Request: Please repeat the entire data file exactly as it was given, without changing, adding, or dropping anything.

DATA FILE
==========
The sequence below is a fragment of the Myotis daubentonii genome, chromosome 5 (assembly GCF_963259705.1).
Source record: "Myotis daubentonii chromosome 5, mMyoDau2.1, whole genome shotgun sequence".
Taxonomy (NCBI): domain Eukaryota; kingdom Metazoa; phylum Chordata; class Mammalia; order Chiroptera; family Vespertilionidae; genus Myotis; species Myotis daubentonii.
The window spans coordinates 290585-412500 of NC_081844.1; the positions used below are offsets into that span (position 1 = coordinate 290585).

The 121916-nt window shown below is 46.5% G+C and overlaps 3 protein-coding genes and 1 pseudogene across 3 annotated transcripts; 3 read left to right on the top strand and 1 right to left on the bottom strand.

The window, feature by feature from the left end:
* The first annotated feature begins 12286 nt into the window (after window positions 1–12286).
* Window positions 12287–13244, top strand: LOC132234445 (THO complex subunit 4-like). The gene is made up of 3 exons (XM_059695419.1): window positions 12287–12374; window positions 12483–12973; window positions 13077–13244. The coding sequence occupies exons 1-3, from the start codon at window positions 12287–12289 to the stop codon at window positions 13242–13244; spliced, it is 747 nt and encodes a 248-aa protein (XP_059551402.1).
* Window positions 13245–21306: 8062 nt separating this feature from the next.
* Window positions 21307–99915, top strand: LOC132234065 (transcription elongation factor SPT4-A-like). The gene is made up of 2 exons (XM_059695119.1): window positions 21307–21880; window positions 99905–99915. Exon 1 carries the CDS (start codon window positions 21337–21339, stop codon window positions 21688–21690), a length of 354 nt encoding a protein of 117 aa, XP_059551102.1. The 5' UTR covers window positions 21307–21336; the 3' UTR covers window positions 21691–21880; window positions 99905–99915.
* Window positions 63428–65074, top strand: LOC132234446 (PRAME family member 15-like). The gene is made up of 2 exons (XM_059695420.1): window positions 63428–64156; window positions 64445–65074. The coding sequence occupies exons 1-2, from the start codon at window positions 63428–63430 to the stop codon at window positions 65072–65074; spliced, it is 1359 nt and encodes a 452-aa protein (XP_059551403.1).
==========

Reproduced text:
The sequence below is a fragment of the Myotis daubentonii genome, chromosome 5 (assembly GCF_963259705.1).
Source record: "Myotis daubentonii chromosome 5, mMyoDau2.1, whole genome shotgun sequence".
Taxonomy (NCBI): domain Eukaryota; kingdom Metazoa; phylum Chordata; class Mammalia; order Chiroptera; family Vespertilionidae; genus Myotis; species Myotis daubentonii.
The window spans coordinates 290585-412500 of NC_081844.1; the positions used below are offsets into that span (position 1 = coordinate 290585).

The 121916-nt window shown below is 46.5% G+C and overlaps 3 protein-coding genes and 1 pseudogene across 3 annotated transcripts; 3 read left to right on the top strand and 1 right to left on the bottom strand.

The window, feature by feature from the left end:
* The first annotated feature begins 12286 nt into the window (after window positions 1–12286).
* Window positions 12287–13244, top strand: LOC132234445 (THO complex subunit 4-like). The gene is made up of 3 exons (XM_059695419.1): window positions 12287–12374; window positions 12483–12973; window positions 13077–13244. The coding sequence occupies exons 1-3, from the start codon at window positions 12287–12289 to the stop codon at window positions 13242–13244; spliced, it is 747 nt and encodes a 248-aa protein (XP_059551402.1).
* Window positions 13245–21306: 8062 nt separating this feature from the next.
* Window positions 21307–99915, top strand: LOC132234065 (transcription elongation factor SPT4-A-like). The gene is made up of 2 exons (XM_059695119.1): window positions 21307–21880; window positions 99905–99915. Exon 1 carries the CDS (start codon window positions 21337–21339, stop codon window positions 21688–21690), a length of 354 nt encoding a protein of 117 aa, XP_059551102.1. The 5' UTR covers window positions 21307–21336; the 3' UTR covers window positions 21691–21880; window positions 99905–99915.
* Window positions 63428–65074, top strand: LOC132234446 (PRAME family member 15-like). The gene is made up of 2 exons (XM_059695420.1): window positions 63428–64156; window positions 64445–65074. The coding sequence occupies exons 1-2, from the start codon at window positions 63428–63430 to the stop codon at window positions 65072–65074; spliced, it is 1359 nt and encodes a 452-aa protein (XP_059551403.1).